The Watson Institute of International and Public Affairs at Brown University has created their Costs of War resource which provides official and accurate data about the Costs of War in current times.
In addition to the terrible casualties and destruction being caused in Ukraine by the Russian invasion, other countries have also suffered devastating losses.
In a recent report by the Costs of War project, it stated: “The U.S. post-9/11 wars in Iraq, Afghanistan, Yemen, Syria, and Pakistan have taken a tremendous human toll on those countries. As of September 2021, an estimated 387,072civilians in these countries have died violent deaths as a result of the wars. Civilian deaths have also resulted from U.S. post-9/11 military operations in Somalia and other countries.
People living in the war zones have been killed in their homes, in markets, and on roadways. They have been killed by bombs, bullets, fire, improvised explosive devices (IEDs), and drones. Civilians die at checkpoints, as they are run off the road by military vehicles, when they step on mines or cluster bombs, as they collect wood or tend to their fields, and when they are kidnapped and executed for purposes of revenge or intimidation. They are killed by the United States, by its allies, and by insurgents and sectarians in the civil wars spawned by the invasions.
War can also lead to death weeks or months after battles. Many times more people in the warzones have died as a result of battered infrastructure and poor health conditions arising from the wars than directly from its violence. For example, war refugees often lose access to a stable food supply or to their jobs, resulting in increased malnutrition and vulnerability to disease.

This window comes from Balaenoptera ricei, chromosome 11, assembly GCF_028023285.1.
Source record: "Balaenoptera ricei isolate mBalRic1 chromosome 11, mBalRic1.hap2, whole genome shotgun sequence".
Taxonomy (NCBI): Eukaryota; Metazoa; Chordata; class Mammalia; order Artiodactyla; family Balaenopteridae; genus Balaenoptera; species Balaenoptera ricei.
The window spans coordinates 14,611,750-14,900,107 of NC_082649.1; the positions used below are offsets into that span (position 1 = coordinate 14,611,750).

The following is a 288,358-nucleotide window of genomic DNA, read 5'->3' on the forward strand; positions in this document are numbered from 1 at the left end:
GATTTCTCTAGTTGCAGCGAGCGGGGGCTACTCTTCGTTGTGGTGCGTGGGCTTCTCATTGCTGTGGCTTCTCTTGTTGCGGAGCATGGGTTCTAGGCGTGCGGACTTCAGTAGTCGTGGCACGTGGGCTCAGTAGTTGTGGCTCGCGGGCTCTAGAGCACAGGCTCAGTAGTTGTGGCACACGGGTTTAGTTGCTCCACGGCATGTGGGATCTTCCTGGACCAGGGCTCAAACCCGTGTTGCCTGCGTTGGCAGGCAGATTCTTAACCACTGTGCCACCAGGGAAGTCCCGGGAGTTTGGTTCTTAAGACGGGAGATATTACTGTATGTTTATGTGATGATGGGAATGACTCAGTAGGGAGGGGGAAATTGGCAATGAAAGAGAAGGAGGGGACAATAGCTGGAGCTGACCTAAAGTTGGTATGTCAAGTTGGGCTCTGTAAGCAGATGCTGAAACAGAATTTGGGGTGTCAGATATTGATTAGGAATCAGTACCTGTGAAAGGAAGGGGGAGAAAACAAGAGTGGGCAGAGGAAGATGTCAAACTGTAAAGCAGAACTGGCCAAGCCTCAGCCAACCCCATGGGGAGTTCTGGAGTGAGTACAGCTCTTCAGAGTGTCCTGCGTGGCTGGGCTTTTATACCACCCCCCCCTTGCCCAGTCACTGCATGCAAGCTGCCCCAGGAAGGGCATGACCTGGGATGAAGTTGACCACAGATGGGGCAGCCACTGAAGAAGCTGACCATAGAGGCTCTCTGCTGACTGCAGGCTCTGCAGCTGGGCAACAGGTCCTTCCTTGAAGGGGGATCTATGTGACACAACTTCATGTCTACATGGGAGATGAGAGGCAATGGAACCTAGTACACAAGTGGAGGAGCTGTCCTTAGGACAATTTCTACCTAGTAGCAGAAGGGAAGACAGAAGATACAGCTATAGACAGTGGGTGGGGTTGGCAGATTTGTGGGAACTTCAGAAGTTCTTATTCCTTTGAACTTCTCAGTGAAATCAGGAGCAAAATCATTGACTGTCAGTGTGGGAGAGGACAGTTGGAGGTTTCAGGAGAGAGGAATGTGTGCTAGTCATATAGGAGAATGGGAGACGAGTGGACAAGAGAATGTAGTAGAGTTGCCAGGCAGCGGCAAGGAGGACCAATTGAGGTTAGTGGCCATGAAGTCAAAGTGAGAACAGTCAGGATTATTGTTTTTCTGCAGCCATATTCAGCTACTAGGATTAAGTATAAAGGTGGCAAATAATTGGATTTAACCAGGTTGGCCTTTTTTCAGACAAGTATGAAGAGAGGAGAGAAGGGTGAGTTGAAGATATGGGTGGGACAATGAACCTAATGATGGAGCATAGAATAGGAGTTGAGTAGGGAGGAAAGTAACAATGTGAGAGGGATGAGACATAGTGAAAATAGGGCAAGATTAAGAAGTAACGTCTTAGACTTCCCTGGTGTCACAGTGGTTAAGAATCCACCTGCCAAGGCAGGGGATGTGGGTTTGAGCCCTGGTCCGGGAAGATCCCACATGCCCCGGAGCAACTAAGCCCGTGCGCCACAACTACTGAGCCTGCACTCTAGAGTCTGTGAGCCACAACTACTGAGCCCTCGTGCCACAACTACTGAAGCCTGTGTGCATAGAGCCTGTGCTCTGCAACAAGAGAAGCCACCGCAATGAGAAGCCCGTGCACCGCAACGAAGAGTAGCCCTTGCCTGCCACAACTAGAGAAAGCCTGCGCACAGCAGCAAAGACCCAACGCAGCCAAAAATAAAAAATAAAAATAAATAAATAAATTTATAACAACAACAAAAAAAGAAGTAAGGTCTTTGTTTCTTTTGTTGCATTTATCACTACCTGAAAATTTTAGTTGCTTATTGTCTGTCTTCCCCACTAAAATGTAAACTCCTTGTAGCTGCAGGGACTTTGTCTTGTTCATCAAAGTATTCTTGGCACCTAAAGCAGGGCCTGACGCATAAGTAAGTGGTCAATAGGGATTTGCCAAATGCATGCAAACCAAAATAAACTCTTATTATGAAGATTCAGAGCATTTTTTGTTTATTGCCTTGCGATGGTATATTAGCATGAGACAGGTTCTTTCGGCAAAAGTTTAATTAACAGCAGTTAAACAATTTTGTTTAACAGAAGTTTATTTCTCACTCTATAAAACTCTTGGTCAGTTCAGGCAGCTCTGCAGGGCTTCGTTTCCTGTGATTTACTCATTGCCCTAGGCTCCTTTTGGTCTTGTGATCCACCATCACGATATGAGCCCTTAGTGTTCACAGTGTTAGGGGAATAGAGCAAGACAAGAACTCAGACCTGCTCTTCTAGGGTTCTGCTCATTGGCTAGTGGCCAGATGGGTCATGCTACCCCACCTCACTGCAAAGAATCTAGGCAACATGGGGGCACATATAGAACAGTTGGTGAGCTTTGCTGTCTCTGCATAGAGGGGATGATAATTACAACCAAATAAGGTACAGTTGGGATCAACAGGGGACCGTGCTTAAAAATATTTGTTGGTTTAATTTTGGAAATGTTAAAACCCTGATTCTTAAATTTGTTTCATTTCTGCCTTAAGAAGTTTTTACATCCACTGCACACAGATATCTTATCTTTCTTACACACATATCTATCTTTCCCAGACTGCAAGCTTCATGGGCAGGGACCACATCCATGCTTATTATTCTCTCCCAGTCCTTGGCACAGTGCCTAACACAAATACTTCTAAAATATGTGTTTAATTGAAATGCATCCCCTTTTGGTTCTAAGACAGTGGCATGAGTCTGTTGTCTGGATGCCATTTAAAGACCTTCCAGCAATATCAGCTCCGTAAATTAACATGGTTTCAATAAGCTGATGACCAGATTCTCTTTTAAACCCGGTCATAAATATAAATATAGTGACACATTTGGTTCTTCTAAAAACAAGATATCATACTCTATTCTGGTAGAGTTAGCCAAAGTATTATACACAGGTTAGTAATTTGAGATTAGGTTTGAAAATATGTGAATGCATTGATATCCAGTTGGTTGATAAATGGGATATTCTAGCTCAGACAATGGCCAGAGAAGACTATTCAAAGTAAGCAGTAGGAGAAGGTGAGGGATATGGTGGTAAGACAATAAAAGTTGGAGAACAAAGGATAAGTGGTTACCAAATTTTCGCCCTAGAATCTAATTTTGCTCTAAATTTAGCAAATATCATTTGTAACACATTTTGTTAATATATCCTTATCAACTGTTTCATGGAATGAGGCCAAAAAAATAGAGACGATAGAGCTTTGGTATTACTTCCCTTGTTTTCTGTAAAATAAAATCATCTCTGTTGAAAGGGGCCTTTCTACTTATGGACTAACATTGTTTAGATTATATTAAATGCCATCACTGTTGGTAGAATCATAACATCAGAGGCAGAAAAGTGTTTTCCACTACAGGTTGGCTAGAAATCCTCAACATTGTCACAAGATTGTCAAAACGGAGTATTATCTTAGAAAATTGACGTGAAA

- 387,072 civilians have died violent deaths as a direct result of the U.S. post-9/11 wars.
- War deaths from malnutrition and a damaged health system and environment likely far outnumber deaths from combat.
The Ongoing Impact on Civilians
War can impact civilians mentally in many different ways. It causes people, and especially children, to be stressed and anxious. They can often become anxious, depressed and withdrawn and withdrawn or rebellious and aggressive, the War Child Organization reports.
War has a catastrophic effect on the health and well-being of nations. Studies have shown that conflict situations cause more mortality and disability than any major disease. War destroys communities and families and often disrupts the development of the social and economic fabric of nations. The effects of war include long-term physical and psychological harm to children and adults, as well as reduction in material and human capital. Death as a result of wars is simply the “tip of the iceberg”. Other consequences, besides death, are not well documented. They include endemic poverty, malnutrition, disability, economic/ social decline and psycho-social illness, to mention only a few. Only through a greater understanding of conflicts and the myriad of mental health problems that arise from them, coherent and effective strategies for dealing with such problems can be developed.
Let us not forget that the ongoing tragedy that is befalling Ukraine currently will have its greatest damage on the civilian population, one that will last for years to come. Ukraine needs not only military assistance to fight the Russian invasion, but ongoing humanitarian assistance for the Ukrainian people, the kind of help that will last long after the last bomb falls.